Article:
Motorcycle Tyres - What You Need to Know

motorcycle tyre on gold rim

Motorcycle Tyre Types

There are six main types of motorcycle tyres:

1. Sport Tyres

Sports tyres are for high-performance street bikes. They’re lightweight and designed to provide exceptional grip and nimble handling. Because they’re made from softer compounds and have a sharper profile, they generally have a shorter lifespan but allow you to lean deep into corners.

2. Sport-Touring Tyres

Sport-touring tyres are arguably the perfect all-rounders – providing a healthy balance of traction and mileage. These tyres are usually constructed from harder compounds in the centre for crunching miles and softer compounds on the outer edges for cornering grip.

3. Touring/Cruiser Tyres

Touring tyres are for heavy motorbikes, such as Harley Davidsons. They’re designed with deeper tread patterns to handle long-distance travel and wet conditions. Touring tyres also have stiffer sidewalls to account for the extra weight of riding with pillions or panniers.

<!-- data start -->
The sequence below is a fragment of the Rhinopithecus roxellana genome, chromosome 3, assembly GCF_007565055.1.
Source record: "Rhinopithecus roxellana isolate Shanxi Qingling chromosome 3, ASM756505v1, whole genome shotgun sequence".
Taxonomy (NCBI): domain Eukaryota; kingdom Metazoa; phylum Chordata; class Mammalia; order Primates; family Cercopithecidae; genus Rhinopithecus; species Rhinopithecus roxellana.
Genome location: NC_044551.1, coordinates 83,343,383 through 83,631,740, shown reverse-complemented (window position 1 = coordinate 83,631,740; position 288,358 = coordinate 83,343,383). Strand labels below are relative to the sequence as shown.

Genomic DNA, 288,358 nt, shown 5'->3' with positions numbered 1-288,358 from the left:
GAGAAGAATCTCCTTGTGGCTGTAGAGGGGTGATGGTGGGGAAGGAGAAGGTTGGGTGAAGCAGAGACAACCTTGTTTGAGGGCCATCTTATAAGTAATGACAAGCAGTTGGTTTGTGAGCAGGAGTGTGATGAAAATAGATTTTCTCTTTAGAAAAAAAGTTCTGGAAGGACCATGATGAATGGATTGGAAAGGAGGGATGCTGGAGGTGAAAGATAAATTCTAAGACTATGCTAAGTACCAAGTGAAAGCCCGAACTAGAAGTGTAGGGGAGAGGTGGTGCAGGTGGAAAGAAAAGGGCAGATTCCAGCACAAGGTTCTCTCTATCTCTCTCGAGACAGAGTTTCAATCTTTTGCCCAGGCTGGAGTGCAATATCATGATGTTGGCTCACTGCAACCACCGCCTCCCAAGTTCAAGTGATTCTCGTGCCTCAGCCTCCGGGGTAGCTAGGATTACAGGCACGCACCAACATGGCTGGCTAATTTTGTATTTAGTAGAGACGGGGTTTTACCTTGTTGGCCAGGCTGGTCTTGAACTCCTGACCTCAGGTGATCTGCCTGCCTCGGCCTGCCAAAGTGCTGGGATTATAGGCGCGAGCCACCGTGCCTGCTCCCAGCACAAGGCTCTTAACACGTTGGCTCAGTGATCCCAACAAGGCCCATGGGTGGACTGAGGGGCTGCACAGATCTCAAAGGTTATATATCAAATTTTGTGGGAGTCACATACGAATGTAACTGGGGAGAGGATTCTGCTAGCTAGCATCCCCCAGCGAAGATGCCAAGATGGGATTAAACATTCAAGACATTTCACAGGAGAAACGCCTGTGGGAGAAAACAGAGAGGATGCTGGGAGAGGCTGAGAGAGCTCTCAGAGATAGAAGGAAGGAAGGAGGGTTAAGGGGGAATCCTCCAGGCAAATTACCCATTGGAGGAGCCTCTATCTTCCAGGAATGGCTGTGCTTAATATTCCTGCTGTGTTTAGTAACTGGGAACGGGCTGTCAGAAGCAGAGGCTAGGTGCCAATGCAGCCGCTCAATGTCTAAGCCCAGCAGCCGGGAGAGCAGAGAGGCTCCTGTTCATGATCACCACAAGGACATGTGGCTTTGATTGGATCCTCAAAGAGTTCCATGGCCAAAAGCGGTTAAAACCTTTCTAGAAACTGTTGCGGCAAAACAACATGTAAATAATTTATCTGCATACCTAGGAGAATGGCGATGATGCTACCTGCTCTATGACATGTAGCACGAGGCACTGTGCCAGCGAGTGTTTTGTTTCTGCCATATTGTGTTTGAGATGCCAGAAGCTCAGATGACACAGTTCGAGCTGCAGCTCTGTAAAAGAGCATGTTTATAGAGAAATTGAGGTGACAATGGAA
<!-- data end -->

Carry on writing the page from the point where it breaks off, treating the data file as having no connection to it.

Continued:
4. Off-Road/Knobbly Tyres

Off-road tyres, commonly referred to as knobbly tyres, are designed for rough terrains, such as sand, gravel or dirt. These tyres have thick tread blocks and reinforced sidewalls to provide maximum grip on loose surfaces and reduce punctures.

5. All-Terrain Tyres

All-terrain tyres act as a middle ground between road-going tyres and off-road tyres. While they somewhat resemble their off-road counterparts, the tread pattern is road-biased, making them more suitable for use on tarmac and some light off-roading.

6. Race/Competition Tyres

Race tyres, commonly known as slicks, are used on track and provide maximum grip once they’ve reached temperature. These tyres achieve ultimate traction by using incredibly soft compounds, but their lifespan is only a fraction of a road-going tyre as a result.